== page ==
Inspired early by his high school's Emerson Project, Pete embraced social service and civic engagement as lifelong vocations. His non-profit board work included RAIN-Oklahoma, the Cimarron Alliance Foundation, Travelers Aid Society, the Board of Visitors of the OU College of Arts & Sciences, Citizens League of Central Oklahoma, and World Neighbors. Pete also served four terms on the Nichols Hills City Council, chaired the Association of Central Oklahoma Governments, ran for a seat in the Oklahoma legislature, and was a member of Leadership Oklahoma City and the Oklahoma Academy.
Pete was at his core a humanitarian and proud Oklahoman who knew the importance of play. Though a bit of a Luddite, Pete had a flawless sense of direction, a Google-adjacent memory, and sartorial flair. He traveled the world and every inch of Oklahoma, particularly her two-lane blacktop byways; hosted Soviets and Czechs before the Iron Curtain fell; and, among other life skills, taught his children how to TP a house. Pete was also an adopted son of New Orleans, where he "let the good times roll" and lived in a former canning company overlooking Bayou Saint John. He hosted crawfish boils for his Norman students, rode in Carnival as a member of the Krewe of Tucks, and regularly attended the New Orleans Jazz & Heritage Festival, particularly favoring its Fais Do Do stage and cochon-de-lait po-boys. His house account at Galatoire's was well-worn over the years and he definitely knew where he got his shoes. True to form, Pete spent his Covid quarantine learning Hieroglyphics, studying Medieval plagues, and cooking with his dearest partner, Dorothy (née Tate), to whom Pete was married for 30 years.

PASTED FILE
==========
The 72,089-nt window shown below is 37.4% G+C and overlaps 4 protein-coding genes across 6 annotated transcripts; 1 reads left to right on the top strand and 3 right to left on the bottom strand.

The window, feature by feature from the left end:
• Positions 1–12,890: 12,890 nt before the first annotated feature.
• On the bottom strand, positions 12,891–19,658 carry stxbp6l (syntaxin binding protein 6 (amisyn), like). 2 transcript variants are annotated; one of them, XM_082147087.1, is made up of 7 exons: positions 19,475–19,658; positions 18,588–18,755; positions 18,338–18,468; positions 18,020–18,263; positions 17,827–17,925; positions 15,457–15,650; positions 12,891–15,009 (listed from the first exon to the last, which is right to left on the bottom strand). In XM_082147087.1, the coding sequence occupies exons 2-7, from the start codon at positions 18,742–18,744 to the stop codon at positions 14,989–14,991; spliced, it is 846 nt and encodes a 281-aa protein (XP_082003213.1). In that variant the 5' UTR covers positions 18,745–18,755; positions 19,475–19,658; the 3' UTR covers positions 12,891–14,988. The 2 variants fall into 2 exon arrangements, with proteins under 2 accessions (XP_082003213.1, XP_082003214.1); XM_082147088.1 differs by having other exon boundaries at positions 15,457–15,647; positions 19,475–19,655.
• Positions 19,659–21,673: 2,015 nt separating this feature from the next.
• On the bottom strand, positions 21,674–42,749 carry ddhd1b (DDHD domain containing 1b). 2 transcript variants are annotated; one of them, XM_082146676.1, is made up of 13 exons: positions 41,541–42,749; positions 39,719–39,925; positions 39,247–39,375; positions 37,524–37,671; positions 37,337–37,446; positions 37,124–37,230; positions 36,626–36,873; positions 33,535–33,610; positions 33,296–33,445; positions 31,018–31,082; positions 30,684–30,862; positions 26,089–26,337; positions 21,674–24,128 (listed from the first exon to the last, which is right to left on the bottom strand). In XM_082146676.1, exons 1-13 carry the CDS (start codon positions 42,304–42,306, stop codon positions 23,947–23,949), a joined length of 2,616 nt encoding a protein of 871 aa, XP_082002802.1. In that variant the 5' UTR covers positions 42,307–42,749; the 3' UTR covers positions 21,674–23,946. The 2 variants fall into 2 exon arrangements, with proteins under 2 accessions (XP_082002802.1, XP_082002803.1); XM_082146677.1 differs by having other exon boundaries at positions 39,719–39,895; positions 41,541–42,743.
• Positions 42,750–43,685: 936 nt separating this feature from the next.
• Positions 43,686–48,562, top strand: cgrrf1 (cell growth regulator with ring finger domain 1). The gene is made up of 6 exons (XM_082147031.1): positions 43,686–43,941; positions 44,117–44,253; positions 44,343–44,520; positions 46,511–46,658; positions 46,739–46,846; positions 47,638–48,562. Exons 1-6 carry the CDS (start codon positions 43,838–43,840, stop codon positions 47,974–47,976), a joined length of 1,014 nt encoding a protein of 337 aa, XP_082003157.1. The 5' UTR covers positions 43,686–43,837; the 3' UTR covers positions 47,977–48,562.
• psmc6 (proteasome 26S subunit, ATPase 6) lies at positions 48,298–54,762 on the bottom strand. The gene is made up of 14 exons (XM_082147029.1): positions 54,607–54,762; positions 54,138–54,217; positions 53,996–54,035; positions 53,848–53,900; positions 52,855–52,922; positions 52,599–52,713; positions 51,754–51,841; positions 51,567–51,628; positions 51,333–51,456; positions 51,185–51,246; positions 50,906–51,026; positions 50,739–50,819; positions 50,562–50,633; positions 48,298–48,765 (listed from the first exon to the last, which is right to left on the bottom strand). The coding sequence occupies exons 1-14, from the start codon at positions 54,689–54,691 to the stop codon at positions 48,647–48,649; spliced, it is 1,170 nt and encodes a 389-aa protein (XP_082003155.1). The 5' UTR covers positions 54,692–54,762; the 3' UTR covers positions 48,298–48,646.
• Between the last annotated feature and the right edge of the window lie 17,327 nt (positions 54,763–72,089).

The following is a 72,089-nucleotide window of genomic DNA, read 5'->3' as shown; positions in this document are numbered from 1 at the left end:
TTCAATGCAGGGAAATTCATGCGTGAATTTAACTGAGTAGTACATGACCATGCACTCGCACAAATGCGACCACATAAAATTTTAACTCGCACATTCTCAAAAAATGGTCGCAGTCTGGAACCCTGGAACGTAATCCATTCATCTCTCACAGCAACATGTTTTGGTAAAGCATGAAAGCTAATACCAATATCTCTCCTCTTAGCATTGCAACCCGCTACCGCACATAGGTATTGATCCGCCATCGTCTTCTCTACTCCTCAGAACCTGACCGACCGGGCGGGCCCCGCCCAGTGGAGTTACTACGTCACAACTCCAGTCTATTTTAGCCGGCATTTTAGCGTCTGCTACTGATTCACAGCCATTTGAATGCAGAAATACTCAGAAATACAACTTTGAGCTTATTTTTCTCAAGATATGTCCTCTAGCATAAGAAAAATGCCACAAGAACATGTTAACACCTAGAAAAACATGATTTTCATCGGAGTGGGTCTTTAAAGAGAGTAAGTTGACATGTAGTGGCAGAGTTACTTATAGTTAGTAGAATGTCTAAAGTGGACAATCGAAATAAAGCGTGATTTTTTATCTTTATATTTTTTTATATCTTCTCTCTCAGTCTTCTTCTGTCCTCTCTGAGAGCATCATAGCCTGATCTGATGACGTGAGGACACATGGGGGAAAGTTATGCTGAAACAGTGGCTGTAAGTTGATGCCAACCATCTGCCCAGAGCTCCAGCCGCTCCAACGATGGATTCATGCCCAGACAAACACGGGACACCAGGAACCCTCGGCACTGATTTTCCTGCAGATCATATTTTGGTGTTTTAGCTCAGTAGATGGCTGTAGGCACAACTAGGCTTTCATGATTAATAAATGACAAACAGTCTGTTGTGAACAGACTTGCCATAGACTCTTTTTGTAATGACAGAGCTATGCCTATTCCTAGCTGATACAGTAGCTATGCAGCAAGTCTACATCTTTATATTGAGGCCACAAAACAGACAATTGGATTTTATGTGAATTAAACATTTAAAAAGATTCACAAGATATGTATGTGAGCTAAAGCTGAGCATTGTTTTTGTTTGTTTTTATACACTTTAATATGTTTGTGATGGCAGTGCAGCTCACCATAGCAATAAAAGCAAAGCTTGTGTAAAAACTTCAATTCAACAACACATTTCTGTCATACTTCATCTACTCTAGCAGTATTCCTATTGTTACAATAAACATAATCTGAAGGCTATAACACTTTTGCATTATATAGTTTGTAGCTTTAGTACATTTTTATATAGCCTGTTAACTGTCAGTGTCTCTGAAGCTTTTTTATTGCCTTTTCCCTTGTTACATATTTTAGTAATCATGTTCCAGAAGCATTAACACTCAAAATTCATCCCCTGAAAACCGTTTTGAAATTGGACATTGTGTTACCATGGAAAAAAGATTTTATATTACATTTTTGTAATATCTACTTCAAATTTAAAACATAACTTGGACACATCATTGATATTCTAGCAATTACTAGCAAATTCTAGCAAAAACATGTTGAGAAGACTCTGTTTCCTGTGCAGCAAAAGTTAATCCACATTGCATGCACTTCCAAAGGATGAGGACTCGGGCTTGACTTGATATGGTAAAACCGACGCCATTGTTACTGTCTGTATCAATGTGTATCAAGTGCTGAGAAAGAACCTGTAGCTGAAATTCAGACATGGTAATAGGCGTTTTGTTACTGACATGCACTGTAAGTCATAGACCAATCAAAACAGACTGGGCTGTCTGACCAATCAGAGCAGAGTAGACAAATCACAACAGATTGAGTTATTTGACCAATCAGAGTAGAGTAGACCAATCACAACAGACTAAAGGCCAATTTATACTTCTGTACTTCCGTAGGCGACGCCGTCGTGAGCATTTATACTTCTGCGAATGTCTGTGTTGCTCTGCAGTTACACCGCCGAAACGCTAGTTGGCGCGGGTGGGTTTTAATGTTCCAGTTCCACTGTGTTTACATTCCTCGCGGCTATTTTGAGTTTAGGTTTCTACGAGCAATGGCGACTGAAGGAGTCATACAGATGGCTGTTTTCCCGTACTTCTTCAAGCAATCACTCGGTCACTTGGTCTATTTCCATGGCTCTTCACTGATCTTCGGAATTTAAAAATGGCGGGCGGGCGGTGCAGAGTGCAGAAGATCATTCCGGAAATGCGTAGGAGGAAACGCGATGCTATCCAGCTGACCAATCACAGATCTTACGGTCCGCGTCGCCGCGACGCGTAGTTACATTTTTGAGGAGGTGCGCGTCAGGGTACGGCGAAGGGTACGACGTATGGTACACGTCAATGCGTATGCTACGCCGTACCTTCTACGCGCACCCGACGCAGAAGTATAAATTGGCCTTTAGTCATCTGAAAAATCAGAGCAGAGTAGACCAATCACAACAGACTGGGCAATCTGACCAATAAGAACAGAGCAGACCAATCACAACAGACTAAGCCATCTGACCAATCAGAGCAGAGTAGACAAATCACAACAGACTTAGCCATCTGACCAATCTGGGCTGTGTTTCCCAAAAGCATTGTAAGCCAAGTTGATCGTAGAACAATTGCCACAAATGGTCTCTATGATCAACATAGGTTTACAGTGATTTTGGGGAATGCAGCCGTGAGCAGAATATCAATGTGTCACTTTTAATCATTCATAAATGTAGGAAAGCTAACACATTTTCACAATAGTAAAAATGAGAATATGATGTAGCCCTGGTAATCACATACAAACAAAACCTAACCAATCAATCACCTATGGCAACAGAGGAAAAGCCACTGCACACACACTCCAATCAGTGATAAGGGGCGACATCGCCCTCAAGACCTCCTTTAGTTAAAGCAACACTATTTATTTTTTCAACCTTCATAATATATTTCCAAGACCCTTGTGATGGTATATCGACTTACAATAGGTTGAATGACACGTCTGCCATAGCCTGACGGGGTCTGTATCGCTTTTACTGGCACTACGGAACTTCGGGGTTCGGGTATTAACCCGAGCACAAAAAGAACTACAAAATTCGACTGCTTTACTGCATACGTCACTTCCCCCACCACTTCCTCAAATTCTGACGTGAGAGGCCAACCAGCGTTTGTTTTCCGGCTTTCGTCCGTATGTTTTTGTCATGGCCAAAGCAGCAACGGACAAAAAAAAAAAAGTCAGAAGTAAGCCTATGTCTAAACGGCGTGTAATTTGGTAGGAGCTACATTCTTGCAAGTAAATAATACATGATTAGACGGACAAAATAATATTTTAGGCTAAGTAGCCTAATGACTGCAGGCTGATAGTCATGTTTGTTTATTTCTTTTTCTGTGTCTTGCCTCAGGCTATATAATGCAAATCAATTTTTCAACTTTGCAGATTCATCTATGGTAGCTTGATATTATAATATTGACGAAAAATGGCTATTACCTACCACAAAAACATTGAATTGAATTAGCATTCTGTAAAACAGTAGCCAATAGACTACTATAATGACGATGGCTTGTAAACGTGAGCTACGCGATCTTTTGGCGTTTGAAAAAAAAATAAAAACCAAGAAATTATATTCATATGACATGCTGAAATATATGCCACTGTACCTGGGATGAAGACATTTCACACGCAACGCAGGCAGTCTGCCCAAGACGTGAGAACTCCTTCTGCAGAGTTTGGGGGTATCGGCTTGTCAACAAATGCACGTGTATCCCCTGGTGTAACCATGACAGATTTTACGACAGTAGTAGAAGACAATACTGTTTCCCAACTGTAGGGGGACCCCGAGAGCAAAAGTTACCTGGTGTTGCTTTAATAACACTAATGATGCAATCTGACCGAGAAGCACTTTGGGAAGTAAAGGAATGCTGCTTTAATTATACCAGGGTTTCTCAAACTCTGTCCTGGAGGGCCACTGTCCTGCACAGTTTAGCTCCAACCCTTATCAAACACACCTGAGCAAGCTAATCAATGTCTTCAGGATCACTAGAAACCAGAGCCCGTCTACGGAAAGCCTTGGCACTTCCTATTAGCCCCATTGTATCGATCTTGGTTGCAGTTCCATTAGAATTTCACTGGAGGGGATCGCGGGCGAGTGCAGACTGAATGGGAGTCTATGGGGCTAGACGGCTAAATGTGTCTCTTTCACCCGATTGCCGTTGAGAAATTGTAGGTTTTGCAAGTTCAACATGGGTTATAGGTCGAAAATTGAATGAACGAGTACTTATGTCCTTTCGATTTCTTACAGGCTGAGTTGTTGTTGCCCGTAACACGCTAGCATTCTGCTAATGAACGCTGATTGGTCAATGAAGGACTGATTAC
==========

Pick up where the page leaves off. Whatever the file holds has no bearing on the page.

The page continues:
Pete lived a righteous life, showed kindness and generosity when it mattered most, and left this world a better place. His love of life and its great pleasures will be carried on enthusiastically by all who had the pleasure to know him, but especially Dorothy; his children, Meredith Cunningham and Paul; their respective spouses Mark and Gina; five grandchildren who adored him immensely, Alistair, Virginia, Pierce, Poppy, and Louisa; his beloved nieces and nephews; and, close friends Jim McMillin of Edmond, Paul T. Fanning of Tyler, Texas, Paul Heywood-Smith, Q.C., of Adelaide, South Australia, Dave Cannon of Wagga Wagga, New South Wales, Tom Loy of Oklahoma City, and Gary Farabough of Ardmore.
It is no surprise that Pete's final wish was that his friends and family "pass a good time" on him, so a champagne memorial celebrating Pete will be held on Sunday, May 16, 2021 at 5:00 p.m. at the Oklahoma City Golf & Country Club (pool entrance or valet). For those who cannot attend in person, the memorial will be posted to Pete's Facebook page, where remembrances are welcome. Memorials may be made to the Pulmonary Hypertension Association (https://phassociation.org/donate), the Oklahoma Humanities Council (https://www.okhumanities.org/donate), the University of Oklahoma Foundation (https://www.oufoundation.org/portal/Giving/Giving-Mega-Page), the Oklahoma Medical Research Foundation (https://www.gift.omrf.org), or the New Orleans Musicians' Clinic (http://www.neworleansmusiciansclinic.org).
Posted online on May 06, 2021